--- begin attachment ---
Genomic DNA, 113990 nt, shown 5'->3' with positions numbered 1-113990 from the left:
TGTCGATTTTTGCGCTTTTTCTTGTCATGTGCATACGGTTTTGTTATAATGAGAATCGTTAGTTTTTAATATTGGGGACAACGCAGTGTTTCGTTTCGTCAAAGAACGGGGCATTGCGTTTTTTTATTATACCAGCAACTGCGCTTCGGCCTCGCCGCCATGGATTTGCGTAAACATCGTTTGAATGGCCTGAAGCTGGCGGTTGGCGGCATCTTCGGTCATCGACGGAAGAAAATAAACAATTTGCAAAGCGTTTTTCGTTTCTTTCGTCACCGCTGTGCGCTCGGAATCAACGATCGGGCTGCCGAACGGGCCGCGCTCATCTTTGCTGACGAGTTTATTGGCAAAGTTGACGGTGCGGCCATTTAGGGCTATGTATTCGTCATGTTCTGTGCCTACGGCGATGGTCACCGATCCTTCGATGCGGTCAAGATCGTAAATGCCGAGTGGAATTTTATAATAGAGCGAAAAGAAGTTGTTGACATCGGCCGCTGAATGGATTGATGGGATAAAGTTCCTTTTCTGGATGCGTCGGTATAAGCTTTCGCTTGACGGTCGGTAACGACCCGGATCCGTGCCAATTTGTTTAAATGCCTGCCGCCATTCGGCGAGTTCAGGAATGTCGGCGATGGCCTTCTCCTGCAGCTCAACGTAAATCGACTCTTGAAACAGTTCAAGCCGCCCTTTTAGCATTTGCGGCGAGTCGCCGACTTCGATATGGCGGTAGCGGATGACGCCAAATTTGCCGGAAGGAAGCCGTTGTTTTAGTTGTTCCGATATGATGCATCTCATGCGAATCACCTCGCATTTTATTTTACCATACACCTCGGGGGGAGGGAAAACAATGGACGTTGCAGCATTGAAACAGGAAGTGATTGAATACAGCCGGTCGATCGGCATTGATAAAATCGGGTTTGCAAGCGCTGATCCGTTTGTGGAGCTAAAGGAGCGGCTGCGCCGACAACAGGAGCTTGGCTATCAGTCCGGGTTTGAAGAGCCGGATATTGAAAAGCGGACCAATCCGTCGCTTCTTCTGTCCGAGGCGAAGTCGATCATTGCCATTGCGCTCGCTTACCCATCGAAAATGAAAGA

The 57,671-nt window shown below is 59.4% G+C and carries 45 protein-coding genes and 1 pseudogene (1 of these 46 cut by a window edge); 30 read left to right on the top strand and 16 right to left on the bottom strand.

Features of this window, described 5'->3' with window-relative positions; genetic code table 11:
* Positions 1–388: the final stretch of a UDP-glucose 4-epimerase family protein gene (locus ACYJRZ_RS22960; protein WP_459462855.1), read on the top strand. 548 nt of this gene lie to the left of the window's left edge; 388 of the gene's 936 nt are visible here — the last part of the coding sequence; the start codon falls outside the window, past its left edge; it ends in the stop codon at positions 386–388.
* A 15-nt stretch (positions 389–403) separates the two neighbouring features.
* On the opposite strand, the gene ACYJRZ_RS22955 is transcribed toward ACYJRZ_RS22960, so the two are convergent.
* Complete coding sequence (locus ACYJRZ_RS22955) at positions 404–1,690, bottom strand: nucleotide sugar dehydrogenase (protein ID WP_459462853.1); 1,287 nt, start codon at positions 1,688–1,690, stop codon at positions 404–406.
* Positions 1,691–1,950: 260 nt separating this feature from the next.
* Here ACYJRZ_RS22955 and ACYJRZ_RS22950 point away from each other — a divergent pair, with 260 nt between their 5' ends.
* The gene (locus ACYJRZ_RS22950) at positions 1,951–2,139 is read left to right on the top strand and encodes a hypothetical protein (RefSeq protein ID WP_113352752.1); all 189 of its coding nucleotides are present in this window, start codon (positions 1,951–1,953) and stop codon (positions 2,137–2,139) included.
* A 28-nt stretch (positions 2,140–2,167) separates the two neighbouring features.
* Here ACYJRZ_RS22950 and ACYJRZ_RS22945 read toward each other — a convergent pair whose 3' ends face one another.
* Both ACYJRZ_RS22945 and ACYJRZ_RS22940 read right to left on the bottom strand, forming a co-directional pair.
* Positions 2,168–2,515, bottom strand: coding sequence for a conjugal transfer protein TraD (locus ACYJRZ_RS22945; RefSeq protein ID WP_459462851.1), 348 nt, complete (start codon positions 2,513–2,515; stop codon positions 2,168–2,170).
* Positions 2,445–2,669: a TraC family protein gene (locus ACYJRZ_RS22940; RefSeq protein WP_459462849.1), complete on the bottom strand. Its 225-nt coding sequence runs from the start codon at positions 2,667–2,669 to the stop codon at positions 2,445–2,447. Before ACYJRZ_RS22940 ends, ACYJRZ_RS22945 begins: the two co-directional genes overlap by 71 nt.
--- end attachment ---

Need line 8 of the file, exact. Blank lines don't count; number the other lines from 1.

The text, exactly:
* Complete coding sequence (locus ACYJRZ_RS22955) at positions 404–1,690, bottom strand: nucleotide sugar dehydrogenase (protein ID WP_459462853.1); 1,287 nt, start codon at positions 1,688–1,690, stop codon at positions 404–406.